For decades the nation-state bill has been the gun that goes off in the third act after lying in a drawer throughout the play. Every time it gets whipped out, one wonders: why now? Why not before? and what is the motive?
Benjamin Netanyahu has been leading his “excellent” coalition, as he himself called it this week, for more than three years. Every now and again the nation-state bill has raised its head, only to vanish again. Now, moments before the Knesset’s protracted summer break, following which the countdown to elections will begin, Netanyahu suddenly decided that the bill is extremely important, vital to the fate of the nation, and brooks no further delay.
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Now he’s urging his representatives in Likud to wrap up the legislative process next week, including the racist, discriminatory clause – 7b – enabling Jews to prevent Arabs from living in community towns that were formed to house people belonging to a single religion or nationality. He shrugs off warnings from legal experts that the clause will lock in Israel’s reputation as a racist entity. As the elections approach, he wants a flag to wave, a pin to attach to his lapel, a bone to throw to the masses.
If the High Court of Justice throws out clause 7b, he won’t shed a tear. Quite the contrary, perhaps. That would gain him a threefold victory: he tried; he was foiled time and again by the court; and Israeli law would be spared a stinking black stain. The hatred his base has for the legal system will grow and he can ride it, cheering and winking, to a fifth term.
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What Netanyahu failed to enter into his calculations is that there’s this president, Reuven Rivlin, who thinks that the State of Israel is more important than the prime minister’s electoral considerations. On Tuesday Rivlin sent a letter to the committee handling the bill, protesting the blanket nature of 7b, writing that in the absence of balances, "I fear it could harm the Jewish people, Jews around the world and in the State of Israel, and could even serve as a weapon in the hands of our enemies.” He urged the Knesset members to rethink.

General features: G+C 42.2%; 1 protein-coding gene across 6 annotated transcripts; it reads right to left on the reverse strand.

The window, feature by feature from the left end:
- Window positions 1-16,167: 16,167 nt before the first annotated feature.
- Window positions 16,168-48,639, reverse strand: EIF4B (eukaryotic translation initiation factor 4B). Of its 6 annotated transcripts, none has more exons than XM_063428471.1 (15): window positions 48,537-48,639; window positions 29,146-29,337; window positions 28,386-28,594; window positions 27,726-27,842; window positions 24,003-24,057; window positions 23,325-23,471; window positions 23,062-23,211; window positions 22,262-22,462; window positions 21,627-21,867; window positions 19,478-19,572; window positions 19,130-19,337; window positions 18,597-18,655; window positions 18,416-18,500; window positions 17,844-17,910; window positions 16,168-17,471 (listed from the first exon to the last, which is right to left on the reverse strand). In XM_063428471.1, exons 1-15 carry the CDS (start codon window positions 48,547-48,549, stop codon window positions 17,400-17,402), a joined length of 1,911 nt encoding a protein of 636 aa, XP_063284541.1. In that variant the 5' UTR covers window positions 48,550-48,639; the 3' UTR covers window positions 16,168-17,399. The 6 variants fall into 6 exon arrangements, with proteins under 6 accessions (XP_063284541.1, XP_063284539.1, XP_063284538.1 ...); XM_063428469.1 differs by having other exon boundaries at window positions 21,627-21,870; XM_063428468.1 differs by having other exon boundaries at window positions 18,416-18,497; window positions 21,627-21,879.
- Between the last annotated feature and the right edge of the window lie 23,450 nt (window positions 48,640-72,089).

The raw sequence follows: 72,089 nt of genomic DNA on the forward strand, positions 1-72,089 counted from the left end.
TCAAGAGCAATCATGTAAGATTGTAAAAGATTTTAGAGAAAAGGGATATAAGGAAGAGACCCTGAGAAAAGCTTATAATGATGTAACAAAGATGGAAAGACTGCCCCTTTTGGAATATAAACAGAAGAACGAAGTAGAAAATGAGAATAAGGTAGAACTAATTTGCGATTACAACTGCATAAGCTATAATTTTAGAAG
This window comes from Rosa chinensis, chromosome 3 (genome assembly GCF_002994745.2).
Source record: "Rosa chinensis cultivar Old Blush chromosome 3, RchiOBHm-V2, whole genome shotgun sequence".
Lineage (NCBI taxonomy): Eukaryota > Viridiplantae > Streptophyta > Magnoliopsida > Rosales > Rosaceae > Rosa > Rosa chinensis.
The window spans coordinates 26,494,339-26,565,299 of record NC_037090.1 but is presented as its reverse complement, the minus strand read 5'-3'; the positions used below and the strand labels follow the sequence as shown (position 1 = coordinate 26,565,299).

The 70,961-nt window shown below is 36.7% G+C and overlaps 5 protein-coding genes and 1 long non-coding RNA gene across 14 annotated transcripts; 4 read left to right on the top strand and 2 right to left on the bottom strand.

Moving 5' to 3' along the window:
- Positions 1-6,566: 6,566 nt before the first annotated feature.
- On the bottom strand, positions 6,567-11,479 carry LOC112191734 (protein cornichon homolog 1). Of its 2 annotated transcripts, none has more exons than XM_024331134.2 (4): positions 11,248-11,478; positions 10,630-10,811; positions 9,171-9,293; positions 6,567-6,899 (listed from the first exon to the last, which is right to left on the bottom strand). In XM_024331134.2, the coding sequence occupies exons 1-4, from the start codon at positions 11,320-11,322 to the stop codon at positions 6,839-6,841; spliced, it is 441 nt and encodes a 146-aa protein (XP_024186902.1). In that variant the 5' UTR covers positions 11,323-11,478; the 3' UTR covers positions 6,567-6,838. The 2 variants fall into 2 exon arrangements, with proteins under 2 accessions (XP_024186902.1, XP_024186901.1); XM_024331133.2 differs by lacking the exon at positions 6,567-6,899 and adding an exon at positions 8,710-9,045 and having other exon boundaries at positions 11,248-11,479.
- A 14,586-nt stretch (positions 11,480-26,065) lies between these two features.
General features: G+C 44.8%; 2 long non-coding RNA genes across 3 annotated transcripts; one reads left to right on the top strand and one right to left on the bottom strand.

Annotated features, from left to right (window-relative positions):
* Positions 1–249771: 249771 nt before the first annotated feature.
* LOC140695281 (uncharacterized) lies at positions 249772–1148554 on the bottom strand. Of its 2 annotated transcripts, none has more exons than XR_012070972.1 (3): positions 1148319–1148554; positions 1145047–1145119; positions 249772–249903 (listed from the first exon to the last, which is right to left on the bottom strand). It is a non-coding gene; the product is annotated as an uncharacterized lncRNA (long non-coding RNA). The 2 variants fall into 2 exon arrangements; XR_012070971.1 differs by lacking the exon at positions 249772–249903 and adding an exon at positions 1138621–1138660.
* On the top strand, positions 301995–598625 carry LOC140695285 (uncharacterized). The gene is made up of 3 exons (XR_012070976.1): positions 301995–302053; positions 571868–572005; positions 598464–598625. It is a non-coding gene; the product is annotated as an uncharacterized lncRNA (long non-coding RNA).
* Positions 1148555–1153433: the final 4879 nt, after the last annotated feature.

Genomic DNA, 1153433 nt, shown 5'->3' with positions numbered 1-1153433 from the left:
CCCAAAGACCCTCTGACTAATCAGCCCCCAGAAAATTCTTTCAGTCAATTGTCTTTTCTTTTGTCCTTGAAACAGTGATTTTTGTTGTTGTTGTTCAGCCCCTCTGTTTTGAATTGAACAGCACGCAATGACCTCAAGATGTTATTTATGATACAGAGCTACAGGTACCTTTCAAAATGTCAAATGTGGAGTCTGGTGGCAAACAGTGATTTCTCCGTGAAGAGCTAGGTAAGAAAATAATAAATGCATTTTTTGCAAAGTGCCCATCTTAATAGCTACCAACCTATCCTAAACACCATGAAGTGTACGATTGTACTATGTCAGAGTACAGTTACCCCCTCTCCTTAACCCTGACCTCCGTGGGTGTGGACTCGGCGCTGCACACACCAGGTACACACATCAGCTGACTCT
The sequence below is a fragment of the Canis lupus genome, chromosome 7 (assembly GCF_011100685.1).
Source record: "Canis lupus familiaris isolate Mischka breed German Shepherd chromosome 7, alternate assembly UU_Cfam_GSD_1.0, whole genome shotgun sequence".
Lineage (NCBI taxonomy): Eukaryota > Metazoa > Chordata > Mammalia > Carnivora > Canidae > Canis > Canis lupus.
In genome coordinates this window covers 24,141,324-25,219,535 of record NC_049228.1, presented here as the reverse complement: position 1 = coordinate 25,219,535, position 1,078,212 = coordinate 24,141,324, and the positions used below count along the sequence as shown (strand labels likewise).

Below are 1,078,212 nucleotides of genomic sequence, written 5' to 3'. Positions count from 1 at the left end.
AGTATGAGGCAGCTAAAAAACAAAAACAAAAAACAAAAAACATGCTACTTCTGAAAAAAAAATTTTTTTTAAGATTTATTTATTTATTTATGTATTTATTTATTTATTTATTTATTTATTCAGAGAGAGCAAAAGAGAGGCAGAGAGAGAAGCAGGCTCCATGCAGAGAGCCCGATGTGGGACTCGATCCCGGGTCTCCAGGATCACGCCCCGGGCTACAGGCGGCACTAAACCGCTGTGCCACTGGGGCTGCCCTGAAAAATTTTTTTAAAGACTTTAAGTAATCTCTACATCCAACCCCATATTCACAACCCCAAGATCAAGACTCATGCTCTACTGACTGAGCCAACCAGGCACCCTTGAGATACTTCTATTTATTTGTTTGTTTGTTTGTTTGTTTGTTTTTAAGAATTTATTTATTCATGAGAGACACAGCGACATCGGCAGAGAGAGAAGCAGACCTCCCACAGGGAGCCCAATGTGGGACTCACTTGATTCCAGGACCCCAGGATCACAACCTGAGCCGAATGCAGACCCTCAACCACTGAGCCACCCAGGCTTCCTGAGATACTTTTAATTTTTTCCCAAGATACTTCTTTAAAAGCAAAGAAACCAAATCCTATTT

On Tuesday night it was reported that due to President Rivlin’s publicly applied pressure and the position of the legal counsels to the cabinet and the Knesset, Netanyahu was thinking of softening the problematic section and removing its crassly racist element.
Unquestionably, Rivlin is stretching the boundaries of the vague mandate of his job to the maximum, maybe a bit beyond. Even if he crossed the line Tuesday, clearly his letter was written using his heart’s blood, driven by profound worry for Israel’s image in the world, not because he’s a groveler, or “leftie,” or “politician,” or “against Netanyahu." These were some of the superficial accusations leveled against him from people on the Likud back benches, who, absent any substantial record of parliamentary action aside from embarrassing themselves, live off inarticulate tweets and specialize in verbosity.
Likud Mks Miki Zohar, Oren Hazan and Amir Ohana led the onslaught. None tried to address the actual claims Rivlin made – constitutional, ethical, regarding image. That would be too much for them to handle. As long as they can cast mud and aspersions, they feel they’re ahead. And to think that if Rivlin hadn’t been elected president four years ago, he’d have had to sit with them in the Knesset. If he made it to the Knesset list, that is, which isn’t at all sure.